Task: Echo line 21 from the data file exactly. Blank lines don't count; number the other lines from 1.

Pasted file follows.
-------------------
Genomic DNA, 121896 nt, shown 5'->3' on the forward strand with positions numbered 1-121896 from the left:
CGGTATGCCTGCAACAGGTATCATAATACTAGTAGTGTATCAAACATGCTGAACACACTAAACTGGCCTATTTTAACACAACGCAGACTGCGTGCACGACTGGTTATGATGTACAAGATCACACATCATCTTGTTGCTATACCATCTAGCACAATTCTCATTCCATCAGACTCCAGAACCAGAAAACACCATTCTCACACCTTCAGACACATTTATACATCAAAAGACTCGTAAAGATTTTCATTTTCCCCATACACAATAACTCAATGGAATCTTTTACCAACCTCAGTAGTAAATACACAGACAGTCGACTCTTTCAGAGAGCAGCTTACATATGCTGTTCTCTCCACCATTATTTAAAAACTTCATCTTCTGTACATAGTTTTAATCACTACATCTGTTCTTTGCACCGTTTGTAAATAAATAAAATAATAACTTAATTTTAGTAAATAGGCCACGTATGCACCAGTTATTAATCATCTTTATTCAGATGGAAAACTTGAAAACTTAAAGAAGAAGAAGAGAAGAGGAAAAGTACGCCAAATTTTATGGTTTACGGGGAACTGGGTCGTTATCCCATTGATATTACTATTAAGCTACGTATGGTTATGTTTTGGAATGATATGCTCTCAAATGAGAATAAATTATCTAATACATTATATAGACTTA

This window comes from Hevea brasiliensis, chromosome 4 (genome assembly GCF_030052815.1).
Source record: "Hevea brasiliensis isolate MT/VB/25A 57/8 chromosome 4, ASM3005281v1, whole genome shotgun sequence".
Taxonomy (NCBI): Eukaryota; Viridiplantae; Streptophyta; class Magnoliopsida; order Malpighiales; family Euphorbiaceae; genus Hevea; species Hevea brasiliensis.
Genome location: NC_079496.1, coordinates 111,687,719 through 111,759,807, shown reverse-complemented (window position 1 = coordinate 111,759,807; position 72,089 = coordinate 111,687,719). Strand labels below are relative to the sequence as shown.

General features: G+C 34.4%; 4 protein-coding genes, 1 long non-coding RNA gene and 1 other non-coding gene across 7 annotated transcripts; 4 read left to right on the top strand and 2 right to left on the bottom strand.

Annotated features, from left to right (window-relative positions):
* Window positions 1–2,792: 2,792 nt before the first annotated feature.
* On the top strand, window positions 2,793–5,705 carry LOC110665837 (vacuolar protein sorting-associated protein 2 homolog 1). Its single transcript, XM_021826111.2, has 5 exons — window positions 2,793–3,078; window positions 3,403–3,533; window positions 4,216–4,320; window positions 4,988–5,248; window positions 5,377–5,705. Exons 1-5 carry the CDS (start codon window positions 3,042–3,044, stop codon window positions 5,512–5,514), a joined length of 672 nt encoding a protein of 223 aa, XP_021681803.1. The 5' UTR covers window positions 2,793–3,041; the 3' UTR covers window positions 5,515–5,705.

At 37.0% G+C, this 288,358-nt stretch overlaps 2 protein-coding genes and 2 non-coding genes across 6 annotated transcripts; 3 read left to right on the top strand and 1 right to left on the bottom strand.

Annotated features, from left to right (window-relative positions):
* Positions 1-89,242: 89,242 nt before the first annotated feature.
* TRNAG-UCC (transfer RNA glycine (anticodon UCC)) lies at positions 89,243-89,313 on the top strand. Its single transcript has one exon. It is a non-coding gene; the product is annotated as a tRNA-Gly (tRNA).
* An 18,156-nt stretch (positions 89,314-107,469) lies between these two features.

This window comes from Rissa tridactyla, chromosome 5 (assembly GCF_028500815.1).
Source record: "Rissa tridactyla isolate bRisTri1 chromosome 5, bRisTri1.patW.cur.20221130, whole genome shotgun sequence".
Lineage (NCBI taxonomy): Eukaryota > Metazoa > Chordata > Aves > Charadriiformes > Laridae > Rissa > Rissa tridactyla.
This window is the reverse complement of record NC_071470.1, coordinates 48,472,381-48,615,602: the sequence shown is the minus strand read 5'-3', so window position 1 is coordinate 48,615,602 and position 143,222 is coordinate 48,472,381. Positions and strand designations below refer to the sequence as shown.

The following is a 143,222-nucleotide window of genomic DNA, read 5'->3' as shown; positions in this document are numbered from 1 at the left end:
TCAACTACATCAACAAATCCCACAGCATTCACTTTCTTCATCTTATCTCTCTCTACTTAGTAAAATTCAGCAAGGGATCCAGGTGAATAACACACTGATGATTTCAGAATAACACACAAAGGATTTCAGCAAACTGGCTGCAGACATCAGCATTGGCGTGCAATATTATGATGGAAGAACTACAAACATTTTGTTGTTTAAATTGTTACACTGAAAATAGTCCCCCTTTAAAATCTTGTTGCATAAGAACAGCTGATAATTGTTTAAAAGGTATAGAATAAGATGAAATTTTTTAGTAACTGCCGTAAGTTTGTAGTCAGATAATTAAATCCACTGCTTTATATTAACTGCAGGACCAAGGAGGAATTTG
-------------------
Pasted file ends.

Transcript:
TCAACTACATCAACAAATCCCACAGCATTCACTTTCTTCATCTTATCTCTCTCTACTTAGTAAAATTCAGCAAGGGATCCAGGTGAATAACACACTGATGATTTCAGAATAACACACAAAGGATTTCAGCAAACTGGCTGCAGACATCAGCATTGGCGTGCAATATTATGATGGAAGAACTACAAACATTTTGTTGTTTAAATTGTTACACTGAAAATAGTCCCCCTTTAAAATCTTGTTGCATAAGAACAGCTGATAATTGTTTAAAAGGTATAGAATAAGATGAAATTTTTTAGTAACTGCCGTAAGTTTGTAGTCAGATAATTAAATCCACTGCTTTATATTAACTGCAGGACCAAGGAGGAATTTG